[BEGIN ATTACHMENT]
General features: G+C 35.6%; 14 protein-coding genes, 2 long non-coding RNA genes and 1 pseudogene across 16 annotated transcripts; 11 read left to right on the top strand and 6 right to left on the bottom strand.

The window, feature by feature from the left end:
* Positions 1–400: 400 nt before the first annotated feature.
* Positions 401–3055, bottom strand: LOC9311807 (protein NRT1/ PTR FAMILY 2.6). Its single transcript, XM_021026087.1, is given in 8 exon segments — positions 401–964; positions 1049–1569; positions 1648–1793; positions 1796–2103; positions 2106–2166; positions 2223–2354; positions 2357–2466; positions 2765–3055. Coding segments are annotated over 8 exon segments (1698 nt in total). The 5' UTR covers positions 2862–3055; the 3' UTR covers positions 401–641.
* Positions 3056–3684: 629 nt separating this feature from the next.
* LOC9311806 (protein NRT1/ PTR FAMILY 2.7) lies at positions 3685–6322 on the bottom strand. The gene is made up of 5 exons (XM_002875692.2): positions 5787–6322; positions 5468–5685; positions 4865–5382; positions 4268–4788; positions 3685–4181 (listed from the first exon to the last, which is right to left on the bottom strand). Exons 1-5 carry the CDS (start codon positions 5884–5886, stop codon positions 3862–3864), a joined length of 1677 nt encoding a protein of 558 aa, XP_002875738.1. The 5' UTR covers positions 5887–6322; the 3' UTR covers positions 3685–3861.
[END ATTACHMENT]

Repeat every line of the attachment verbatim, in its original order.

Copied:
General features: G+C 35.6%; 14 protein-coding genes, 2 long non-coding RNA genes and 1 pseudogene across 16 annotated transcripts; 11 read left to right on the top strand and 6 right to left on the bottom strand.

The window, feature by feature from the left end:
* Positions 1–400: 400 nt before the first annotated feature.
* Positions 401–3055, bottom strand: LOC9311807 (protein NRT1/ PTR FAMILY 2.6). Its single transcript, XM_021026087.1, is given in 8 exon segments — positions 401–964; positions 1049–1569; positions 1648–1793; positions 1796–2103; positions 2106–2166; positions 2223–2354; positions 2357–2466; positions 2765–3055. Coding segments are annotated over 8 exon segments (1698 nt in total). The 5' UTR covers positions 2862–3055; the 3' UTR covers positions 401–641.
* Positions 3056–3684: 629 nt separating this feature from the next.
* LOC9311806 (protein NRT1/ PTR FAMILY 2.7) lies at positions 3685–6322 on the bottom strand. The gene is made up of 5 exons (XM_002875692.2): positions 5787–6322; positions 5468–5685; positions 4865–5382; positions 4268–4788; positions 3685–4181 (listed from the first exon to the last, which is right to left on the bottom strand). Exons 1-5 carry the CDS (start codon positions 5884–5886, stop codon positions 3862–3864), a joined length of 1677 nt encoding a protein of 558 aa, XP_002875738.1. The 5' UTR covers positions 5887–6322; the 3' UTR covers positions 3685–3861.